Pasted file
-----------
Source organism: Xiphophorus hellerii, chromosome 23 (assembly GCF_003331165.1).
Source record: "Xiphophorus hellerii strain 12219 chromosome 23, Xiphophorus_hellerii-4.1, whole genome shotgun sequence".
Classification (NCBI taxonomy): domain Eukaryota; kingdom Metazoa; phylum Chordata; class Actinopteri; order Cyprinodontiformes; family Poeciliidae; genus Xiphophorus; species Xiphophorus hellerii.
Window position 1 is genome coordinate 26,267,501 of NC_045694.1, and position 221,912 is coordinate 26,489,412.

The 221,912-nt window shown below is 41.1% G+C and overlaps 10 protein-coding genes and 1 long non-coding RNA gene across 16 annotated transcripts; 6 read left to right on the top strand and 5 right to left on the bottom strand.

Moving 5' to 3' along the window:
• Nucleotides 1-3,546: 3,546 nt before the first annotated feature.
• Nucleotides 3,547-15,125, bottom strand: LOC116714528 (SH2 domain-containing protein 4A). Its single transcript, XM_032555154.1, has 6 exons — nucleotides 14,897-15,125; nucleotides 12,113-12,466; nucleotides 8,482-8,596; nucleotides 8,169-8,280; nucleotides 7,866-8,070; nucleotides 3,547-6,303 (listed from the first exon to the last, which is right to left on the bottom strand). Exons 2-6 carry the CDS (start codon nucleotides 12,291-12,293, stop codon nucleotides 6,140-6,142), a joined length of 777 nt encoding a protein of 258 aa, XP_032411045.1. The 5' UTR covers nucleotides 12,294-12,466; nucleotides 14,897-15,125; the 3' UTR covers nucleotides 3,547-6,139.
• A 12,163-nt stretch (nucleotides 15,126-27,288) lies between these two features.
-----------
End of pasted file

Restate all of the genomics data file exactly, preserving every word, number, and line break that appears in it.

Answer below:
Source organism: Xiphophorus hellerii, chromosome 23 (assembly GCF_003331165.1).
Source record: "Xiphophorus hellerii strain 12219 chromosome 23, Xiphophorus_hellerii-4.1, whole genome shotgun sequence".
Classification (NCBI taxonomy): domain Eukaryota; kingdom Metazoa; phylum Chordata; class Actinopteri; order Cyprinodontiformes; family Poeciliidae; genus Xiphophorus; species Xiphophorus hellerii.
Window position 1 is genome coordinate 26,267,501 of NC_045694.1, and position 221,912 is coordinate 26,489,412.

The 221,912-nt window shown below is 41.1% G+C and overlaps 10 protein-coding genes and 1 long non-coding RNA gene across 16 annotated transcripts; 6 read left to right on the top strand and 5 right to left on the bottom strand.

Moving 5' to 3' along the window:
• Nucleotides 1-3,546: 3,546 nt before the first annotated feature.
• Nucleotides 3,547-15,125, bottom strand: LOC116714528 (SH2 domain-containing protein 4A). Its single transcript, XM_032555154.1, has 6 exons — nucleotides 14,897-15,125; nucleotides 12,113-12,466; nucleotides 8,482-8,596; nucleotides 8,169-8,280; nucleotides 7,866-8,070; nucleotides 3,547-6,303 (listed from the first exon to the last, which is right to left on the bottom strand). Exons 2-6 carry the CDS (start codon nucleotides 12,291-12,293, stop codon nucleotides 6,140-6,142), a joined length of 777 nt encoding a protein of 258 aa, XP_032411045.1. The 5' UTR covers nucleotides 12,294-12,466; nucleotides 14,897-15,125; the 3' UTR covers nucleotides 3,547-6,139.
• A 12,163-nt stretch (nucleotides 15,126-27,288) lies between these two features.